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Democrat Candidates M.I.A. for Congress/Governor Races in Kansas
State Senator Laura Kelly had been regarded as the Democrat candidate with the most potential to unseat Congresswoman Lynn Jenkins

What if they had a party and no one showed up? Kansas Democrats must be asking themselves that question as they enter this election year.

The latest no-show: Topeka-area State Senator Laura Kelly. She had been regarded as the Democrat candidate with the most potential to unseat Congresswoman Lynn Jenkins (R-2nd District) but announced Thursday that she’s dropping out of the Congressional race. The second congressional district covers all of Eastern Kansas except the Kansas City Metropolitan area.

In her announcement, Kelly said she was “forced to make a decision between honoring the pledge I made to the people in my senate district and my firm conviction that the people of the 2nd Congressional District deserve a truly independent voice in Congress.

“This has been a very hard decision, but it is the right one,” said Kelly. “As the financial condition of this state has worsened, it has become clear that there are not enough hours in the day or days in the week to make it possible for me to fulfill my duties as a state senator who is the ranking member of the Senate’s budget committee and be a fulltime candidate for Congress.”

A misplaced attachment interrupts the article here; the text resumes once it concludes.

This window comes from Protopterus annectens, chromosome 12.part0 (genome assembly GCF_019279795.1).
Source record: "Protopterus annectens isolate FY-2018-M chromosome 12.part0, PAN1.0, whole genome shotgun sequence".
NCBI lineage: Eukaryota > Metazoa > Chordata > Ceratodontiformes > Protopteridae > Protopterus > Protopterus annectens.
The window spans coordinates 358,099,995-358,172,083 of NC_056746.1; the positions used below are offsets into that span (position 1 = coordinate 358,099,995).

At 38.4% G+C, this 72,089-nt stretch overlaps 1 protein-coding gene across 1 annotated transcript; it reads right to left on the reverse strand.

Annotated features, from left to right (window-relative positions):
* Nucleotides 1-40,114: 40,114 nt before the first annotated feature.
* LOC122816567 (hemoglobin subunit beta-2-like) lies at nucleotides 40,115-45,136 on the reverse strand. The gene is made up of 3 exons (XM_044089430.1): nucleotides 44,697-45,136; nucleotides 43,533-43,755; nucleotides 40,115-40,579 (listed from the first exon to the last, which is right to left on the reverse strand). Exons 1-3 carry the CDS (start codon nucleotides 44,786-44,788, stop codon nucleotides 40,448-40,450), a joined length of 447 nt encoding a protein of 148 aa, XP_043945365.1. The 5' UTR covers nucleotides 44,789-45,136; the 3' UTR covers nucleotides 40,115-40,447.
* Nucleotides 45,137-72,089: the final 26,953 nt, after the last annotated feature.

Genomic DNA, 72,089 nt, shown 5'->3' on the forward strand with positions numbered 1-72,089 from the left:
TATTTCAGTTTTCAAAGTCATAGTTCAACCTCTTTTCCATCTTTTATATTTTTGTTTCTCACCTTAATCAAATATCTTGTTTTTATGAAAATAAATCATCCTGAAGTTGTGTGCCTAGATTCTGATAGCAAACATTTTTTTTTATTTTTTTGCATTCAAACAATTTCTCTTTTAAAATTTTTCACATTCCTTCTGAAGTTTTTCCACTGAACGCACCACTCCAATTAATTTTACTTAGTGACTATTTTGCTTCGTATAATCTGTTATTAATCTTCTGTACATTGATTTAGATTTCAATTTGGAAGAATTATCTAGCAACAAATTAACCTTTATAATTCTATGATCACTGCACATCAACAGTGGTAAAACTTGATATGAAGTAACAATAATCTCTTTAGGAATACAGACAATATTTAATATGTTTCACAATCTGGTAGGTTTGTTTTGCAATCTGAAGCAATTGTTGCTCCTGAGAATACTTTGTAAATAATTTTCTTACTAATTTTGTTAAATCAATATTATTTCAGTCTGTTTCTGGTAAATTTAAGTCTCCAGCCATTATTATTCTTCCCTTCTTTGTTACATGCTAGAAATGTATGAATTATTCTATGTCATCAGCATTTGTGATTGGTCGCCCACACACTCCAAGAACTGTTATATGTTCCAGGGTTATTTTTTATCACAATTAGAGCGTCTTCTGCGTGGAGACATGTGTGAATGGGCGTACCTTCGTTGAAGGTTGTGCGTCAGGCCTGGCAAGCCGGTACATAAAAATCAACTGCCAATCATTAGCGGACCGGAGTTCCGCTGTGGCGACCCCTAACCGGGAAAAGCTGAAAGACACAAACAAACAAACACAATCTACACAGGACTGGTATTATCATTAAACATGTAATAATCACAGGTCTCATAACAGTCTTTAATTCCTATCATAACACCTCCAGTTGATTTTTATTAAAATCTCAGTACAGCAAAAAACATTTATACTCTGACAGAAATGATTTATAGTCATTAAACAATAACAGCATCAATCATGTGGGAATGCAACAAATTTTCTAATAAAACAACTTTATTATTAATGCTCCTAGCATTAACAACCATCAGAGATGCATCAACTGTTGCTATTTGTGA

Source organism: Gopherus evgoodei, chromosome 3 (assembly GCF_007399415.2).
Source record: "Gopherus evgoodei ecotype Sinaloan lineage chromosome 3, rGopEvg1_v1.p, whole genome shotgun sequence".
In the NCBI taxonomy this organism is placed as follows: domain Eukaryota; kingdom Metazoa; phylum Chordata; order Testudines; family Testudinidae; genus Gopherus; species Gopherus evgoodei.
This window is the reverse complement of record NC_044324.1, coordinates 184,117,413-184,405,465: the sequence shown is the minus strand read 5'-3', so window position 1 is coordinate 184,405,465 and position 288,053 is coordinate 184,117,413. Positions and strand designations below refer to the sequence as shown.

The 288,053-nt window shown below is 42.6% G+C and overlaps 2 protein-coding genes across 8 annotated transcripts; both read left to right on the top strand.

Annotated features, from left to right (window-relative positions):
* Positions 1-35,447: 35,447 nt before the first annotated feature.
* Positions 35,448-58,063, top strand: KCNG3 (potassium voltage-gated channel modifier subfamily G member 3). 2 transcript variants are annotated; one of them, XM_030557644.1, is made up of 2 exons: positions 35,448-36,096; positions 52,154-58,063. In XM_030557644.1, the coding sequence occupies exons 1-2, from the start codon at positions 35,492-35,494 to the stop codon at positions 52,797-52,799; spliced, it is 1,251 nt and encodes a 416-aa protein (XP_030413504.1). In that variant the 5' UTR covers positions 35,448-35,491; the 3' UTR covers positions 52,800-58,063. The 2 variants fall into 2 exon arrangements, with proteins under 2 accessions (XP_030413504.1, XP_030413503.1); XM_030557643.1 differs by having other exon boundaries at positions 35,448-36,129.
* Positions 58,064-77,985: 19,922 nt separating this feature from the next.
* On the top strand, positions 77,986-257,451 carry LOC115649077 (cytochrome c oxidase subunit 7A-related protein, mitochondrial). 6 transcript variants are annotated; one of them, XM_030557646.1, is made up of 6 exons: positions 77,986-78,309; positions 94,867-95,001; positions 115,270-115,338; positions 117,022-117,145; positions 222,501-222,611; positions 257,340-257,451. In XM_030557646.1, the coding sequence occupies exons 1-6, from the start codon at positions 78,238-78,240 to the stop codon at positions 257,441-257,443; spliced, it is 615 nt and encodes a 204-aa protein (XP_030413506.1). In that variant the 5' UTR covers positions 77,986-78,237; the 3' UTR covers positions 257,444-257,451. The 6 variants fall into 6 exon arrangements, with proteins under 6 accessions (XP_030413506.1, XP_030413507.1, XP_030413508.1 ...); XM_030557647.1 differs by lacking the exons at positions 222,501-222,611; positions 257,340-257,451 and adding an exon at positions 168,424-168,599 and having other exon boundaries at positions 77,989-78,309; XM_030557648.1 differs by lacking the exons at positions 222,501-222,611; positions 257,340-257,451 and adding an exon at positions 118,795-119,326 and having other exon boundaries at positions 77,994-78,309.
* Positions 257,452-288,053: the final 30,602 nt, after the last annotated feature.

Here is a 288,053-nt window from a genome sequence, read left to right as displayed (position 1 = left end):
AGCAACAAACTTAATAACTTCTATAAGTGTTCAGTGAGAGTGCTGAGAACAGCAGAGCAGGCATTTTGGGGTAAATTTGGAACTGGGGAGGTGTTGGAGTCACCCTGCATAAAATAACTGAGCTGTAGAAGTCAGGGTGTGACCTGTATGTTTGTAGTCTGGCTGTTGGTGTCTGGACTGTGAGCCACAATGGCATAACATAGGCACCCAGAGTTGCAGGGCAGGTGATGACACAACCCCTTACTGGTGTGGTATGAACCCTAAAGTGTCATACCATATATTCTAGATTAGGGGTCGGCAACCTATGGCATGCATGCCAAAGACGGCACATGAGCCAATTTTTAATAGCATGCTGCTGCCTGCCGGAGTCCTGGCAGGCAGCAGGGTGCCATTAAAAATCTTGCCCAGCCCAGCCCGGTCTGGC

Kelly joins of growing list of Democratic candidates who have backed out, leaving Democrats with few high-profile candidates beyond Attorney General Steven Six, who was appointed to fill the post when Republican-turned-Democrat, Paul Morrison, resigned in the face of a sex scandal.

Congressman Dennis Moore (D-3rd District) was considered by many as a virtual shoe-in for re-election to his Kansas City Metro Congressional district, surprised many when he announced that he would not seek re-election.

Olathe businessman Tom Wiggans also recently abandoned his quest to become Governor, citing the size of the campaign chest of Sen. Sam Brownback (R-Kan) the front running Republican candidate. Wiggans also faced some embarrassing lawsuits concerning a business in California.

Gov. Mark Parkinson, who was appointed when Kathleen Sebelius resigned to take a federal cabinet post, has said twice he won’t run for re-election and] Lt. Gov. Troy Findley has also said he won’t run for Governor.

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